edit

Basics

The core of Automatron is based around Runbooks. Runbooks are policies that define health checks and actions. You can think of them in the same way you would think of a printed runbook. Except with Automatron, the actions are automated.

Below is a very simple Runbook example.

name: Check NGINX
schedule: "*/2 * * * *"
checks:
  nginx_is_running:
    execute_from: target
    type: cmd
    cmd: service nginx status
actions:
  restart_nginx:
    execute_from: target
    trigger: 2
    frequency: 300
    call_on:
      - WARNING
      - CRITICAL
      - UNKNOWN
    type: cmd
    cmd: service nginx restart

This guide will walk through creating the above runbook as well as applying this runbook to all monitored hosts.

Creating the Runbook YAML file

By default, Runbooks are specified within the config/runbooks directory. The runbook we will be creating is used to manage the NGINX service. We will want this runbook to be easy to find. An easy way to do that would be to create the runbook with a similar name as the service it manages. We can do so in one of two ways.

We can either create a file config/runbooks/nginx.yml or config/runbooks/nginx/init.yml. Either option are acceptable for the next steps. For this guide we will create the file as config/runbooks/nginx/init.yml.

$ mkdir -p config/runbooks/nginx
$ vi config/runbooks/nginx/init.yml

To get started let's go ahead and create the runbook by inserting our example runbook.

name: Check NGINX
schedule: "*/2 * * * *"
checks:
  nginx_is_running:
    execute_from: target
    type: cmd
    cmd: service nginx status
actions:
  restart_nginx:
    execute_from: target
    trigger: 2
    frequency: 300
    call_on:
      - WARNING
      - CRITICAL
      - UNKNOWN
    type: cmd
    cmd: service nginx restart

The Anatomy of a Runbook

A runbook consists of 4 major parameters; name, schedule, checks, & actions.

Name

The name field is used to provide an arbitrary name for the runbook. This field is a required field and must have some value. It is required that this value be unique and not re-used by other runbooks as this name will be referenced internally within Automatron.

Schedule

The schedule field is used to provide a cron formatted schedule for health check execution. A cron formatted schedule of */2 * * * * will result in the health checks being executed every 2 minutes.

Warning

Due to YAML formatting the cron schedule should be encased in single or double quotes such as '*/2 * * * *'. Failure to do so will result in a parsing error from YAML.

Alternative schedule format

It is also possible to define a schedule in a key/value based cron format such as the example below.

schedule:
  second: '*/15'
  minute: '*'
  hour: '*'
  day: '*'
  month: '*'
  day_of_week: '*'

Using this format you may omit keys that have a value of * as this is the default value. For example, the above schedule could also be represented as the below.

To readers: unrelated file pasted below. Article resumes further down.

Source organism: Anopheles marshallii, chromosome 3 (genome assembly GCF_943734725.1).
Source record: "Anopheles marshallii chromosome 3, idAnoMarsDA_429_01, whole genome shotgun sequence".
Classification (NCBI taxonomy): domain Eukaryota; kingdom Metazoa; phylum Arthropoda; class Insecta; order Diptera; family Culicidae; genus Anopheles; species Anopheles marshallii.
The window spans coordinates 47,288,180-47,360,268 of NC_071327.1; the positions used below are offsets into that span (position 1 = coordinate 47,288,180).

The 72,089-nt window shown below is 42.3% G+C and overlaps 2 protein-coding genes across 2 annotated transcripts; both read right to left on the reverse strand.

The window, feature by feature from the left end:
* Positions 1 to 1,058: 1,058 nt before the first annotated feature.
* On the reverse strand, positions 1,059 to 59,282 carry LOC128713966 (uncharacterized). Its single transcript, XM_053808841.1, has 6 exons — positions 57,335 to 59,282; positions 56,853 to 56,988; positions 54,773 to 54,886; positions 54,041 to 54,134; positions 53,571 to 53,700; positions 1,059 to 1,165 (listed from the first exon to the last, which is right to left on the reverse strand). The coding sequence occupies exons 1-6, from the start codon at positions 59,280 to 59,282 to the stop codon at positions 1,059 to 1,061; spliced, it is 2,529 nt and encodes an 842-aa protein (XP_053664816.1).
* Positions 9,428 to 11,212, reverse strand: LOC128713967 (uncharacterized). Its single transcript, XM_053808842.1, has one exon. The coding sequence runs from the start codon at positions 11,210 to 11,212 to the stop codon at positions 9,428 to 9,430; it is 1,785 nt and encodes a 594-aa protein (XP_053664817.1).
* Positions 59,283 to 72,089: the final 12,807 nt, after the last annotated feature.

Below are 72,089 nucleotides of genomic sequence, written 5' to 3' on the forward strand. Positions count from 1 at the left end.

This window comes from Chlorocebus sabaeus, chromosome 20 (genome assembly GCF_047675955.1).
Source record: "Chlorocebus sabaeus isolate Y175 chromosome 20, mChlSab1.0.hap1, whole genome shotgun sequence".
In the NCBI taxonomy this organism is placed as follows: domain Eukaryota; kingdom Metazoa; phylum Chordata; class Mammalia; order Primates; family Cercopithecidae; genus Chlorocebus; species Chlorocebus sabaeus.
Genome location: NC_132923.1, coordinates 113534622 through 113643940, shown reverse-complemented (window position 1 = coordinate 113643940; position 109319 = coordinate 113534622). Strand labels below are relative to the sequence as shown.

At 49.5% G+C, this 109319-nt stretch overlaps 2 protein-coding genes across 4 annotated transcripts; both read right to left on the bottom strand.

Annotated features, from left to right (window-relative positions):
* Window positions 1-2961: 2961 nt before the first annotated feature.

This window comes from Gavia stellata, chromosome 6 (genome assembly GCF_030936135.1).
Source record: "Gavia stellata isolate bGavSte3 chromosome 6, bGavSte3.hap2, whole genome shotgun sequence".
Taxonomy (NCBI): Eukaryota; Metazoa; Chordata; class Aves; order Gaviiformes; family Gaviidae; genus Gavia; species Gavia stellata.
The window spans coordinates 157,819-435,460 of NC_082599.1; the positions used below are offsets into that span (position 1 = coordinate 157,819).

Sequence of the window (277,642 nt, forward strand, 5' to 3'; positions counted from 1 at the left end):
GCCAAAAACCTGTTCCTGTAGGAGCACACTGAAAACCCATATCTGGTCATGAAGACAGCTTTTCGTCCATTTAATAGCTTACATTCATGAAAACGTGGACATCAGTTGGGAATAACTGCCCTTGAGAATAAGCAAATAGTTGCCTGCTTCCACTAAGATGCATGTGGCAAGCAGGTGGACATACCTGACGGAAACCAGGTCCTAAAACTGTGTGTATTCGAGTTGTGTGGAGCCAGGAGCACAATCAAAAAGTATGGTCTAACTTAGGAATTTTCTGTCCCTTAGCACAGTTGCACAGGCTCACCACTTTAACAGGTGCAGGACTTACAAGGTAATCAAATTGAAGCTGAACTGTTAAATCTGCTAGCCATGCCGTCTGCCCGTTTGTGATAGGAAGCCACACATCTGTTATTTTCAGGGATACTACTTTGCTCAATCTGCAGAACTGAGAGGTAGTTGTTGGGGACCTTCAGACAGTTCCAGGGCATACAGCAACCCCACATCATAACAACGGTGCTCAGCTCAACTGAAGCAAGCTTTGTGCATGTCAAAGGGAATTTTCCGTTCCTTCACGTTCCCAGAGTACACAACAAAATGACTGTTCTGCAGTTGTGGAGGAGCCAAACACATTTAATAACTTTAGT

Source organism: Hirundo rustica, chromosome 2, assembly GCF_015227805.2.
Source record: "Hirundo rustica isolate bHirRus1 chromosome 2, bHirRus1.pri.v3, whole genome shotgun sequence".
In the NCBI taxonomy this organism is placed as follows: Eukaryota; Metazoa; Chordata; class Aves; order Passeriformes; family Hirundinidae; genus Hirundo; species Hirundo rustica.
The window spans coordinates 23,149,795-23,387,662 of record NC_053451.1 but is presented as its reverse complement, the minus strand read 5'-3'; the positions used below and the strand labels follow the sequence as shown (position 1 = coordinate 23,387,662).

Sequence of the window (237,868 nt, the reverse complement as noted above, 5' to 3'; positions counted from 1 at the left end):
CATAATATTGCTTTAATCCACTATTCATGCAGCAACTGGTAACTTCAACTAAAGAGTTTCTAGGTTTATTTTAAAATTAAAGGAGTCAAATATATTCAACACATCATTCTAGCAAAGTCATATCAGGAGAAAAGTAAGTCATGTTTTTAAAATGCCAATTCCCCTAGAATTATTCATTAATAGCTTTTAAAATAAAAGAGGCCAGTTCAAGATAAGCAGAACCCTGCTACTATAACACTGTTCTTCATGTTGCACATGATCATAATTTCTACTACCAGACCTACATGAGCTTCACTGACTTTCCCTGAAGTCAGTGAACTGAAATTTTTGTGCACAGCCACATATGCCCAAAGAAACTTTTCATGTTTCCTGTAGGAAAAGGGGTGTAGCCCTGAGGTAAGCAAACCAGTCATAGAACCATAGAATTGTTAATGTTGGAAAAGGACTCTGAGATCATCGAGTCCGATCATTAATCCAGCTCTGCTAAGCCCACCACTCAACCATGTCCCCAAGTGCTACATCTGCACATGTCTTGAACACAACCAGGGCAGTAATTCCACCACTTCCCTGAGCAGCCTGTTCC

schedule:
  second: '*/15'

Warning

When using the key/value based format it is important to specify the second parameter, as a default value of * would result in checks being run every second.

Checks

The checks field is a YAML dictionary that contains the health checks to be executed against monitored hosts. The format of checks is as follows.

checks:
  name_of_check:
    # health check options
  another_check:
    # health check options

For more details around required health check parameters please read the Checks section.

Actions

Like checks, the actions field is a YAML dictionary that contains actions to be executed based on health check status. The actions field also follows a similar format to the checks field.

actions:
  name_of_action:
    # Action options
  another_action:
    # Action options

For more details around required action parameters please read the Actions section.

Applying the Runbook

By creating the config/runbooks/nginx/init.yml we have only defined the runbook itself. This runbook however will not be applied to any monitored hosts until we specify which hosts it should be applied to.

To do this we will need to edit the config/runbooks/init.yml file. This file is a master list of any runbook to host mappings. To apply our runbook to all hosts we can simply insert the following into this file.

'*':
  - nginx

The first field '*' is a Glob based matching used against the target hostname. In this case since the value is *, all hosts will be matched.

If we wished to limit this runbook to severs with naming scheme of web001.example.com we could do so with the following modification.

'web*':
  - nginx

Specifying multiple targets and runbooks

It is possible to specify multiple host and runbook mappings such as the above. The below is an example of what an runbooks/init.yml may look like for a environment hosting a two tier web application.

'*':
  - cpu
  - mem_free
  - disk_free
  - ntp
  - ssh
'web*':
  - nginx
  - uwsgi
'db*':
  - mysql

At this point we have a basic runbook that is being applied to all hosts. To make these changes take effect, simply restart Automatron.